Ingestion of certain forms of barium (e.g., barium carbonate or barium fluoride) in toxic amounts leads to gastrointestinal symptoms (e.g., vomiting, abdominal pain, and watery diarrhea). Within 1–4 hours of ingestion, profound hypokalemia develops in certain instances, and potassium levels <1.0 mmol/L are associated with generalized muscle weakness that might progress to paralysis of the limbs and respiratory muscles (1-5).
Barium sulfate is not absorbed when taken by mouth and is therefore commonly used as a contrast agent for radiographic procedures.
Laboratory criteria for diagnosis
- Biologic: A case in which an elevated spot urine barium level (>7 µg/L) exists (20), as determined by commercial laboratory tests.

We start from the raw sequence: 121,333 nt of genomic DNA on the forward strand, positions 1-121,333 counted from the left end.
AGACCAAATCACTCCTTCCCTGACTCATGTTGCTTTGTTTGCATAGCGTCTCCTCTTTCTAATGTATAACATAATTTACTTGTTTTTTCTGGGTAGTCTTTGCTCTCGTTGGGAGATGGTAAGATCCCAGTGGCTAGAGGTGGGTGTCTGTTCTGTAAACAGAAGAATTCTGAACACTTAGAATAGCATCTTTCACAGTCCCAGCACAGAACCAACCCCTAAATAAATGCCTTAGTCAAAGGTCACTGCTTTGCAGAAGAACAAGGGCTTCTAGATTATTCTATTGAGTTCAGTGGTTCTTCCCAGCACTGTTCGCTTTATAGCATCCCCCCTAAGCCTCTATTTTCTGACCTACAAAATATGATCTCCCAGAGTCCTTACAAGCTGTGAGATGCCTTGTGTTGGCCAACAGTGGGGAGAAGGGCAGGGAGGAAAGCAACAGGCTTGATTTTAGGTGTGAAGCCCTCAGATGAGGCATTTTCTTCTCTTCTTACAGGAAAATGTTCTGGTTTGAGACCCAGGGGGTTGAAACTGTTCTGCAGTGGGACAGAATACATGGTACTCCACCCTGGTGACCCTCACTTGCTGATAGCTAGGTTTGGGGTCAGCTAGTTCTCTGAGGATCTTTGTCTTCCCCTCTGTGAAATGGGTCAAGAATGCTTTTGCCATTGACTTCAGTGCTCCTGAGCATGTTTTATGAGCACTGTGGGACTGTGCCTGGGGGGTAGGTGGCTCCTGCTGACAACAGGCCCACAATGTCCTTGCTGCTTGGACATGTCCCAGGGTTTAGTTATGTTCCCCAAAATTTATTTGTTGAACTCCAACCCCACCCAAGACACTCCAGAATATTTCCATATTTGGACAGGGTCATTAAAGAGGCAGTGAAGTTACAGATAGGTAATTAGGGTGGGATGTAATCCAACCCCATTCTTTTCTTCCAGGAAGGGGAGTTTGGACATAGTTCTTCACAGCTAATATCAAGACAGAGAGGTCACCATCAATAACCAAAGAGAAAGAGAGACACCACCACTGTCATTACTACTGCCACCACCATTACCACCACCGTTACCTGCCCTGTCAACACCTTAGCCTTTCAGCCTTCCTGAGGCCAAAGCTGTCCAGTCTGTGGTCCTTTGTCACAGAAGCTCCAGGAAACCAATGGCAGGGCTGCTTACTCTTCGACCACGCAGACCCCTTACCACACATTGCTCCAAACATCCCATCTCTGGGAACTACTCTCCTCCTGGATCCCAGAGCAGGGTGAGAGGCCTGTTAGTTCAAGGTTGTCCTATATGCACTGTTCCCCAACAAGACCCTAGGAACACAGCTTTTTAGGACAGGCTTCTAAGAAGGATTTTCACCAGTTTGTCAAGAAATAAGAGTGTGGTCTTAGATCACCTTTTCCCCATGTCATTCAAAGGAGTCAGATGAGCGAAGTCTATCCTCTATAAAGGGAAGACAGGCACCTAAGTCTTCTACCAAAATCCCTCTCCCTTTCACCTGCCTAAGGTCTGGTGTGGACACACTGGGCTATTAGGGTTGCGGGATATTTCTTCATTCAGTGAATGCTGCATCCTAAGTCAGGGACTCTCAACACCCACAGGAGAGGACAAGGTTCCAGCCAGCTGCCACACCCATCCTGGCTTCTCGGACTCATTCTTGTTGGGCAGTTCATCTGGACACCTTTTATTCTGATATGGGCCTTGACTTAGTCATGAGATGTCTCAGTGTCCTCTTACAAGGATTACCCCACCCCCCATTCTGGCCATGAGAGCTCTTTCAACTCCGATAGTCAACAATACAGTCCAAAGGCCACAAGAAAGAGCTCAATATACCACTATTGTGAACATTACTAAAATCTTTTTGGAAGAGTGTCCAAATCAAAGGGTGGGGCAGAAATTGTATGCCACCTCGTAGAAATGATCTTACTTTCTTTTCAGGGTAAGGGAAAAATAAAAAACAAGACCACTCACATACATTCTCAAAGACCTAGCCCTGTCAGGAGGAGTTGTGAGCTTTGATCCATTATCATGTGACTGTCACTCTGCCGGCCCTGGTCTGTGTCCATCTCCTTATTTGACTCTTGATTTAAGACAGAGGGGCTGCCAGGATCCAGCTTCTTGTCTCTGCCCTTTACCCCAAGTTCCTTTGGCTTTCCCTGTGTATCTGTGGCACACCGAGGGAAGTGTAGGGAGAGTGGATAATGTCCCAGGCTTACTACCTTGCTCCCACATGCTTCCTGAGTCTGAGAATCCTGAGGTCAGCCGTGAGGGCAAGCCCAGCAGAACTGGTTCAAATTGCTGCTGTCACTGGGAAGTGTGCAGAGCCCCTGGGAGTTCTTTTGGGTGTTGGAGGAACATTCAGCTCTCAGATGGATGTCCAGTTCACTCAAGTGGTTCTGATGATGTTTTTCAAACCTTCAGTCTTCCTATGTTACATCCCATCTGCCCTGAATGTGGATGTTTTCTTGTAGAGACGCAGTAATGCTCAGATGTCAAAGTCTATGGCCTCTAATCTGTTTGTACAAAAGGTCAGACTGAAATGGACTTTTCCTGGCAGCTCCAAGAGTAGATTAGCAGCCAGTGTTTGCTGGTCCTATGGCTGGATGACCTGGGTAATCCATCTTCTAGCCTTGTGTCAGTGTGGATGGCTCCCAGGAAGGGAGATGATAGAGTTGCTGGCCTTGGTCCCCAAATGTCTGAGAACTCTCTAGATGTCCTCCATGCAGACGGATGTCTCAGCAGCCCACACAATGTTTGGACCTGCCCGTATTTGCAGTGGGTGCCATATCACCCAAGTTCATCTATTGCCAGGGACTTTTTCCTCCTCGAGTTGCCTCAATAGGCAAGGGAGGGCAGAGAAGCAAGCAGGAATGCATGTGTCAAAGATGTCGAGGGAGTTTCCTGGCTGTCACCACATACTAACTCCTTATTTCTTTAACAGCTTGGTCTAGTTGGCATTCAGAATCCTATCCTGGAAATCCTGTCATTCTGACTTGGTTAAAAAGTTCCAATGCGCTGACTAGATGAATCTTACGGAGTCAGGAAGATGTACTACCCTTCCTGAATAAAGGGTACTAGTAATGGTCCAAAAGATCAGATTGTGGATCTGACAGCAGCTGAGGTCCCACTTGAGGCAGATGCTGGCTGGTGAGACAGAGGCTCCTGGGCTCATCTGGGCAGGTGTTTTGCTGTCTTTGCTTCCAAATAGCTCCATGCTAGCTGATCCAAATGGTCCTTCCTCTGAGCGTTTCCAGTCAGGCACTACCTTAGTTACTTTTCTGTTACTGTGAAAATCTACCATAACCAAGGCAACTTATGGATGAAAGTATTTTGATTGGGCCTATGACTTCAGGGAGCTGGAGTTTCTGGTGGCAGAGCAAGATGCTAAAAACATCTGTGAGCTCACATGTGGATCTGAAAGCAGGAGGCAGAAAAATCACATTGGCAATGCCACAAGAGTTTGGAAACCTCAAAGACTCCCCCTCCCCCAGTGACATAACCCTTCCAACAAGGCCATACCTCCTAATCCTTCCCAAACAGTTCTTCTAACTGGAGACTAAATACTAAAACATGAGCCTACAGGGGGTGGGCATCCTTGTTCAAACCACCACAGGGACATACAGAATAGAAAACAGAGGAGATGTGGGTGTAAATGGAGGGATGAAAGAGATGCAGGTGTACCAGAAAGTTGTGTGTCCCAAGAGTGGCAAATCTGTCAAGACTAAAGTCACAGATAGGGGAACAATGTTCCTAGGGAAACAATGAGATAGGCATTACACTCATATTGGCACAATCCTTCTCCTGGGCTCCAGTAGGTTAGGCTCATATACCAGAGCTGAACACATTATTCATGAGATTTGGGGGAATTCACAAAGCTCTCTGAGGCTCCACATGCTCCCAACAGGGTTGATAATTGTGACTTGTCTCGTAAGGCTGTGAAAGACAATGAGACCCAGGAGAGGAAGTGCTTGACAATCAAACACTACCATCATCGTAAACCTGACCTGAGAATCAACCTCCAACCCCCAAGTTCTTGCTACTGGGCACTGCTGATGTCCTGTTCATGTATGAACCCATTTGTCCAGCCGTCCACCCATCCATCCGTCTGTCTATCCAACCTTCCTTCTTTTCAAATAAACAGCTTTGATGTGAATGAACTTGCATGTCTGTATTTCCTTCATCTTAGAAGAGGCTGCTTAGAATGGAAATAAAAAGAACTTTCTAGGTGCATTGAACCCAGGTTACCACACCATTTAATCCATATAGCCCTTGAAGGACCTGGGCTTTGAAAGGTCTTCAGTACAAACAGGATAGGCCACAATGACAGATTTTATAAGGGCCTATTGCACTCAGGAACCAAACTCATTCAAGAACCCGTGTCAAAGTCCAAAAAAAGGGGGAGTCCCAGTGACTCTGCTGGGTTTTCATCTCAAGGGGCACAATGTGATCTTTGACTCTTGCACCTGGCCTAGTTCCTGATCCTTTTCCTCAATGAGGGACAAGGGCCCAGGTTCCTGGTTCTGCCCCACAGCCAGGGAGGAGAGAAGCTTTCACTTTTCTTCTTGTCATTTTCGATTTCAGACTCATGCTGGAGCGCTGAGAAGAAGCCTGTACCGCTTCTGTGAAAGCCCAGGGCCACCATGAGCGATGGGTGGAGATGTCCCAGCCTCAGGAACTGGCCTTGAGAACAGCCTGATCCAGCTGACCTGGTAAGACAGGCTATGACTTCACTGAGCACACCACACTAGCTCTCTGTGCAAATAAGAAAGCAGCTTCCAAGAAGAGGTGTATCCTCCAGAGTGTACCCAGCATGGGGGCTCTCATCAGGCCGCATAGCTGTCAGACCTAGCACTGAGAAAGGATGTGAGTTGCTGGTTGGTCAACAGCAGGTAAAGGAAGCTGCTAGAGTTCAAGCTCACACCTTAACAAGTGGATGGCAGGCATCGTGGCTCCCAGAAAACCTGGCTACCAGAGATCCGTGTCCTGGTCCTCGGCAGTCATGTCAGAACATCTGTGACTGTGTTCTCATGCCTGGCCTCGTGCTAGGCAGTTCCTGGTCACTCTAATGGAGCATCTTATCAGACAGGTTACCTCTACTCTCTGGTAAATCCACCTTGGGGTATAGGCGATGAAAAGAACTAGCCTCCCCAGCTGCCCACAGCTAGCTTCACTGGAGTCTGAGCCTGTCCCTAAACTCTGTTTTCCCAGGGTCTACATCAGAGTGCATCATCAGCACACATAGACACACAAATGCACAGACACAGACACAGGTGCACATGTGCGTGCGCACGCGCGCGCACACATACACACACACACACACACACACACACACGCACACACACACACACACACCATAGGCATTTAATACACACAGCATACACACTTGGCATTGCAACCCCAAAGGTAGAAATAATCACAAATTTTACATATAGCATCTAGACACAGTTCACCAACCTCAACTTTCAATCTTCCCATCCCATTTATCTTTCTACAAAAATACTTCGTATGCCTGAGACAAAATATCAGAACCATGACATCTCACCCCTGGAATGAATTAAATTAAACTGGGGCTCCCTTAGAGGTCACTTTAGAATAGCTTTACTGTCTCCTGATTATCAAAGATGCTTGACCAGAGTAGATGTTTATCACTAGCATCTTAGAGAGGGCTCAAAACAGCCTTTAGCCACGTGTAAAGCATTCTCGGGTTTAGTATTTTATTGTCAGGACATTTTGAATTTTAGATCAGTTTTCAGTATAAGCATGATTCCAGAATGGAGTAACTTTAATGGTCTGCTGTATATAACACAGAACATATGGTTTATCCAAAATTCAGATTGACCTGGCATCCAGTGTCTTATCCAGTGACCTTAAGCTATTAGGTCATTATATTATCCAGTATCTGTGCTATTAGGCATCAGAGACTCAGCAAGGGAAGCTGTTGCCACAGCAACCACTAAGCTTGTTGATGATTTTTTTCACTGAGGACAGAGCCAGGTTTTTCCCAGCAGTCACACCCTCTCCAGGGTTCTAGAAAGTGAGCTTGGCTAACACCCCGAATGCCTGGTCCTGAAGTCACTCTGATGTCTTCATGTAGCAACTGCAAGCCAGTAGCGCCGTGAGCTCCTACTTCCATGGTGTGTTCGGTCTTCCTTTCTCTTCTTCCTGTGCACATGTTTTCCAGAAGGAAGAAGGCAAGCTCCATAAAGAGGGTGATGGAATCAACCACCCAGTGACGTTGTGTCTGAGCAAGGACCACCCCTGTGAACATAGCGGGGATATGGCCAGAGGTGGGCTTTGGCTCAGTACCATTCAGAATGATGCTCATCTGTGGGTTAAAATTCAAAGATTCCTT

- Environmental: Elevation of barium compounds in environmental samples, as determined by NIOSH or FDA.
- Suspected: A case in which a potentially exposed person is being evaluated by health-care workers or public health officials for poisoning by a particular chemical agent, but no specific credible threat exists.
- Probable: A clinically compatible case in which a high index of suspicion (credible threat or patient history regarding location and time) exists for barium exposure, or an epidemiologic link exists between this case and a laboratory-confirmed case.
- Confirmed: A clinically compatible case in which laboratory tests have confirmed exposure.
The case can be confirmed if laboratory testing was not performed because either a predominant amount of clinical and nonspecific laboratory evidence of a particular chemical was present or a 100% certainty of the etiology of the agent is known.
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fact sheet answers the most frequently asked health questions (FAQs) about barium and bariumcompounds.